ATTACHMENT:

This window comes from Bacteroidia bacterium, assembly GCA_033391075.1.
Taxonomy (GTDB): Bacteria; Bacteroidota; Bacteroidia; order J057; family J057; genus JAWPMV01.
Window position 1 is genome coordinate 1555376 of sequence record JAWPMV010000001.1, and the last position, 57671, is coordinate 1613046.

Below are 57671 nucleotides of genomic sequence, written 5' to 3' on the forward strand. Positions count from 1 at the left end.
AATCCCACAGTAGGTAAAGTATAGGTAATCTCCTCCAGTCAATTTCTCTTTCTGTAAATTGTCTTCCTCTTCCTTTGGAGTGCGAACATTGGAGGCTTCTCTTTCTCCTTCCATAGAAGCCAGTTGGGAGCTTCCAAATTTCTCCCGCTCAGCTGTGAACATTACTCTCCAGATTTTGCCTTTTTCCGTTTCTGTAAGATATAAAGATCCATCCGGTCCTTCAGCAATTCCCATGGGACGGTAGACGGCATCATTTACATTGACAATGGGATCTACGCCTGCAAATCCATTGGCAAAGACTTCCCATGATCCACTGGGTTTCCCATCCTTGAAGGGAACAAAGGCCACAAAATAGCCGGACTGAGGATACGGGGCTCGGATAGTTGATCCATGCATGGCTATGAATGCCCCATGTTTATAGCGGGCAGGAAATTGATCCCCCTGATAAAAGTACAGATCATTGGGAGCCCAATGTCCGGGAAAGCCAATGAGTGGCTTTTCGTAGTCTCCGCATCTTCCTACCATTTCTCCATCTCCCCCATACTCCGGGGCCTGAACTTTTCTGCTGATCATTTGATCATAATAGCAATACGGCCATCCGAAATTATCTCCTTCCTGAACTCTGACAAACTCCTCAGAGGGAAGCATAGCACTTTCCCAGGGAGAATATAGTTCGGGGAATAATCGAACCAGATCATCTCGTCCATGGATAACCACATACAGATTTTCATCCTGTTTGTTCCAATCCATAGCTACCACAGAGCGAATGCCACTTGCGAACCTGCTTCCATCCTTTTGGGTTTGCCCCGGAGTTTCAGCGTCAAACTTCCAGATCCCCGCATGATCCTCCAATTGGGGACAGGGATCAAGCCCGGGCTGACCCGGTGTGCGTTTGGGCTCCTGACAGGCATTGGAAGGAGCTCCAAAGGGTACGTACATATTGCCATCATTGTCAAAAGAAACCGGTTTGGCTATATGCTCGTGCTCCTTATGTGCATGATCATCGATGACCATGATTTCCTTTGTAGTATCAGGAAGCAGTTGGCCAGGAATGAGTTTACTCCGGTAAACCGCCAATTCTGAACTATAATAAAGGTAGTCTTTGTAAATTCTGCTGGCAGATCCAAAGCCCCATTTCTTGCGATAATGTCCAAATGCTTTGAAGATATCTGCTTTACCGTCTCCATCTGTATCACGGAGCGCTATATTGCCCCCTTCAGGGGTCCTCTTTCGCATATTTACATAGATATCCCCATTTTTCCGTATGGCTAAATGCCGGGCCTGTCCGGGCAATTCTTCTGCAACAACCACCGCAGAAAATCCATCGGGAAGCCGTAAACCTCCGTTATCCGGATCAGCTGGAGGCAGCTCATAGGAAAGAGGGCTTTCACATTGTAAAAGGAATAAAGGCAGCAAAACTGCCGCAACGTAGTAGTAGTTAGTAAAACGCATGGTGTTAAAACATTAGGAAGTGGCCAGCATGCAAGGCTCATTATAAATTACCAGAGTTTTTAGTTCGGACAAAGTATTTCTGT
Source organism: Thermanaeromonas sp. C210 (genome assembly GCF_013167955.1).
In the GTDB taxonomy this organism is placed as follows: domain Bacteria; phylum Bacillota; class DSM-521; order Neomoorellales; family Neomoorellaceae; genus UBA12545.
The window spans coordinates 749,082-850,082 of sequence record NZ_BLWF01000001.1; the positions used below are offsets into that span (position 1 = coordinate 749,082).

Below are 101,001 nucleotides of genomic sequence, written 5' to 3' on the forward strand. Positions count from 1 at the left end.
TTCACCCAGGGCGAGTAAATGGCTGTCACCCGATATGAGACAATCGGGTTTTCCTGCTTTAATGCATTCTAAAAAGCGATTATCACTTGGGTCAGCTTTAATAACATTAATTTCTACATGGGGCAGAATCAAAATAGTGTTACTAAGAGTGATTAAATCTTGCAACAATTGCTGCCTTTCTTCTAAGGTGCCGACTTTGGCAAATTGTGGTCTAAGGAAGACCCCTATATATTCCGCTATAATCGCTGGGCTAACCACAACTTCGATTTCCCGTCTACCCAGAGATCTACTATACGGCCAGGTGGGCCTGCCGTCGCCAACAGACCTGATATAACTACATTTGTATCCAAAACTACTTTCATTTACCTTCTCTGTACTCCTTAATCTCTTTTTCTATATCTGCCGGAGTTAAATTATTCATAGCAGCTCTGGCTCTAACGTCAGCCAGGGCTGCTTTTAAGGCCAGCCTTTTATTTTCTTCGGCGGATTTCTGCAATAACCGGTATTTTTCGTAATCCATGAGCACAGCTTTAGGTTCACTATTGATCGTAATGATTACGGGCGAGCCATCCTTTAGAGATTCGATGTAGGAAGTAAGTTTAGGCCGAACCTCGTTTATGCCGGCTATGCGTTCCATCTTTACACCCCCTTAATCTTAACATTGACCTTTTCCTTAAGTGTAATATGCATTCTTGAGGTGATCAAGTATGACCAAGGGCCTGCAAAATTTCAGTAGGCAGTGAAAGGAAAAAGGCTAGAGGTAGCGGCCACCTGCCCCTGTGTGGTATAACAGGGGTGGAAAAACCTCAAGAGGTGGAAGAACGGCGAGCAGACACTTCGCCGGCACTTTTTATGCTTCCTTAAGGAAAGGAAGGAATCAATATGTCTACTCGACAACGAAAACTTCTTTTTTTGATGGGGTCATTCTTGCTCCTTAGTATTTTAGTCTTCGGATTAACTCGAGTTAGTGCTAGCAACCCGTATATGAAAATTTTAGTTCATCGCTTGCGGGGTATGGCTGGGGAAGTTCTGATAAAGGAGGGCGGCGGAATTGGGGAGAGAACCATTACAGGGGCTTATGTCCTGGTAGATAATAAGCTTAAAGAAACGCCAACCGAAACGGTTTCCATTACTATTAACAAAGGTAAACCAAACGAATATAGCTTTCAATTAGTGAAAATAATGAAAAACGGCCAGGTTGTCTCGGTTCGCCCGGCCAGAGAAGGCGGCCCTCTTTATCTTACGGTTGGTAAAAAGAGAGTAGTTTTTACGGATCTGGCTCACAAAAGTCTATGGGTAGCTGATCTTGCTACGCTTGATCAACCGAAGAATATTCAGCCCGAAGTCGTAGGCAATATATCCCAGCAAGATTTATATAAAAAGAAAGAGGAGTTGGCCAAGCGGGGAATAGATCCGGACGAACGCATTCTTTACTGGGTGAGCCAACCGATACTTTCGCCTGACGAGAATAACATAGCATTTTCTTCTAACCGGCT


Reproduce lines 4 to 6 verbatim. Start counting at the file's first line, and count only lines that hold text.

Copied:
Below are 57671 nucleotides of genomic sequence, written 5' to 3' on the forward strand. Positions count from 1 at the left end.
AATCCCACAGTAGGTAAAGTATAGGTAATCTCCTCCAGTCAATTTCTCTTTCTGTAAATTGTCTTCCTCTTCCTTTGGAGTGCGAACATTGGAGGCTTCTCTTTCTCCTTCCATAGAAGCCAGTTGGGAGCTTCCAAATTTCTCCCGCTCAGCTGTGAACATTACTCTCCAGATTTTGCCTTTTTCCGTTTCTGTAAGATATAAAGATCCATCCGGTCCTTCAGCAATTCCCATGGGACGGTAGACGGCATCATTTACATTGACAATGGGATCTACGCCTGCAAATCCATTGGCAAAGACTTCCCATGATCCACTGGGTTTCCCATCCTTGAAGGGAACAAAGGCCACAAAATAGCCGGACTGAGGATACGGGGCTCGGATAGTTGATCCATGCATGGCTATGAATGCCCCATGTTTATAGCGGGCAGGAAATTGATCCCCCTGATAAAAGTACAGATCATTGGGAGCCCAATGTCCGGGAAAGCCAATGAGTGGCTTTTCGTAGTCTCCGCATCTTCCTACCATTTCTCCATCTCCCCCATACTCCGGGGCCTGAACTTTTCTGCTGATCATTTGATCATAATAGCAATACGGCCATCCGAAATTATCTCCTTCCTGAACTCTGACAAACTCCTCAGAGGGAAGCATAGCACTTTCCCAGGGAGAATATAGTTCGGGGAATAATCGAACCAGATCATCTCGTCCATGGATAACCACATACAGATTTTCATCCTGTTTGTTCCAATCCATAGCTACCACAGAGCGAATGCCACTTGCGAACCTGCTTCCATCCTTTTGGGTTTGCCCCGGAGTTTCAGCGTCAAACTTCCAGATCCCCGCATGATCCTCCAATTGGGGACAGGGATCAAGCCCGGGCTGACCCGGTGTGCGTTTGGGCTCCTGACAGGCATTGGAAGGAGCTCCAAAGGGTACGTACATATTGCCATCATTGTCAAAAGAAACCGGTTTGGCTATATGCTCGTGCTCCTTATGTGCATGATCATCGATGACCATGATTTCCTTTGTAGTATCAGGAAGCAGTTGGCCAGGAATGAGTTTACTCCGGTAAACCGCCAATTCTGAACTATAATAAAGGTAGTCTTTGTAAATTCTGCTGGCAGATCCAAAGCCCCATTTCTTGCGATAATGTCCAAATGCTTTGAAGATATCTGCTTTACCGTCTCCATCTGTATCACGGAGCGCTATATTGCCCCCTTCAGGGGTCCTCTTTCGCATATTTACATAGATATCCCCATTTTTCCGTATGGCTAAATGCCGGGCCTGTCCGGGCAATTCTTCTGCAACAACCACCGCAGAAAATCCATCGGGAAGCCGTAAACCTCCGTTATCCGGATCAGCTGGAGGCAGCTCATAGGAAAGAGGGCTTTCACATTGTAAAAGGAATAAAGGCAGCAAAACTGCCGCAACGTAGTAGTAGTTAGTAAAACGCATGGTGTTAAAACATTAGGAAGTGGCCAGCATGCAAGGCTCATTATAAATTACCAGAGTTTTTAGTTCGGACAAAGTATTTCTGT
Source organism: Thermanaeromonas sp. C210 (genome assembly GCF_013167955.1).